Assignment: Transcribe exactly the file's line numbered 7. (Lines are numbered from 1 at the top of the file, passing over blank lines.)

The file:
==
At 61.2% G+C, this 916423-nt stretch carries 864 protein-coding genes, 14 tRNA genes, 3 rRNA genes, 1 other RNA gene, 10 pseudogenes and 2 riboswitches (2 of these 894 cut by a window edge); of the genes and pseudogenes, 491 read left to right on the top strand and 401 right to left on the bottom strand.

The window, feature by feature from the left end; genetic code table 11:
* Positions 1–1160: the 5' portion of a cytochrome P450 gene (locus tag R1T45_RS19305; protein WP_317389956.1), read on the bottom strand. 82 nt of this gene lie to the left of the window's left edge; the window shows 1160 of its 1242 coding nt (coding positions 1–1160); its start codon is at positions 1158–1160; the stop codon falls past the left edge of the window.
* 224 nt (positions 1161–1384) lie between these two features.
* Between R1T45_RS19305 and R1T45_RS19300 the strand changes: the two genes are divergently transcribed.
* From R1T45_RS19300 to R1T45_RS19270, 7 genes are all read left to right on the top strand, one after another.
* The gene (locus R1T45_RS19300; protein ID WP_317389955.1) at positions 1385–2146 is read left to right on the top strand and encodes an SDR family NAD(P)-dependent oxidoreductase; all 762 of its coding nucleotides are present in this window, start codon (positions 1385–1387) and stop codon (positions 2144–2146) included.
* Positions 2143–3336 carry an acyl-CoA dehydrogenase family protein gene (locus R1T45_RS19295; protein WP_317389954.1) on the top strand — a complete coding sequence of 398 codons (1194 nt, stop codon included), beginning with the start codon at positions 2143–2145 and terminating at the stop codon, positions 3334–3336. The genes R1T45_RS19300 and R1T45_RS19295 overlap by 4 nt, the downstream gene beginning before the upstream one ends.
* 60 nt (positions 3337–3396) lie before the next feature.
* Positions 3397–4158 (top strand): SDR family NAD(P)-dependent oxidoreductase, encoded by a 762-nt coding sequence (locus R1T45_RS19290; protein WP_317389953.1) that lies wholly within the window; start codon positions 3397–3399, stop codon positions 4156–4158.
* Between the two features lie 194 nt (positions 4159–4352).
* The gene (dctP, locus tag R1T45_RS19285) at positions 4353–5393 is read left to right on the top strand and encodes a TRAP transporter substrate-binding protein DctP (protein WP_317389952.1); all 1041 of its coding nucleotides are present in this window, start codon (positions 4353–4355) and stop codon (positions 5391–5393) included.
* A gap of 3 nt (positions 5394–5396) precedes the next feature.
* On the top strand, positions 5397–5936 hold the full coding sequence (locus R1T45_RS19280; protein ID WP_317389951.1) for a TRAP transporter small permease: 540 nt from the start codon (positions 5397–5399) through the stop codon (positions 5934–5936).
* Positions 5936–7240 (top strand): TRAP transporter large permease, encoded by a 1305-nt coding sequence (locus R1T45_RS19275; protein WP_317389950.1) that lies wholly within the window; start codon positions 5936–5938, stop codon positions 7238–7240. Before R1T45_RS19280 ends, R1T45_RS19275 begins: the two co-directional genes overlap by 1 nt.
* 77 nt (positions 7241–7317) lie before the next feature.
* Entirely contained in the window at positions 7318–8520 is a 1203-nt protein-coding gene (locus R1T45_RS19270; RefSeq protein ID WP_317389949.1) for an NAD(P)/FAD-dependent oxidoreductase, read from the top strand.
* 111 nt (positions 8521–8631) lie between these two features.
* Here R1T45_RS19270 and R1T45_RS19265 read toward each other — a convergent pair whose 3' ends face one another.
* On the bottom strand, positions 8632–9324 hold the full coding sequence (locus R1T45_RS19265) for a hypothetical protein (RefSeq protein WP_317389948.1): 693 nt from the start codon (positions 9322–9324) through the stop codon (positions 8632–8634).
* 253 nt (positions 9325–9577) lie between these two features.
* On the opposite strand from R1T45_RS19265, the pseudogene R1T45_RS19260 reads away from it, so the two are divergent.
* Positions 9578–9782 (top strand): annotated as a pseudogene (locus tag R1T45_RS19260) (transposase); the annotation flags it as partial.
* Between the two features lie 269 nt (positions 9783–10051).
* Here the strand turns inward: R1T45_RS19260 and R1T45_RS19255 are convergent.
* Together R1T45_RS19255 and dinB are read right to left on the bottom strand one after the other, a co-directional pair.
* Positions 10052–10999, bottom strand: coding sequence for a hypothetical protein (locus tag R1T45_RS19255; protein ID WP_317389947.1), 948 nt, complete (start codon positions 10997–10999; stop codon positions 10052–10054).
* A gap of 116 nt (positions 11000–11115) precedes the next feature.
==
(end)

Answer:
* The gene (locus R1T45_RS19300; protein ID WP_317389955.1) at positions 1385–2146 is read left to right on the top strand and encodes an SDR family NAD(P)-dependent oxidoreductase; all 762 of its coding nucleotides are present in this window, start codon (positions 1385–1387) and stop codon (positions 2144–2146) included.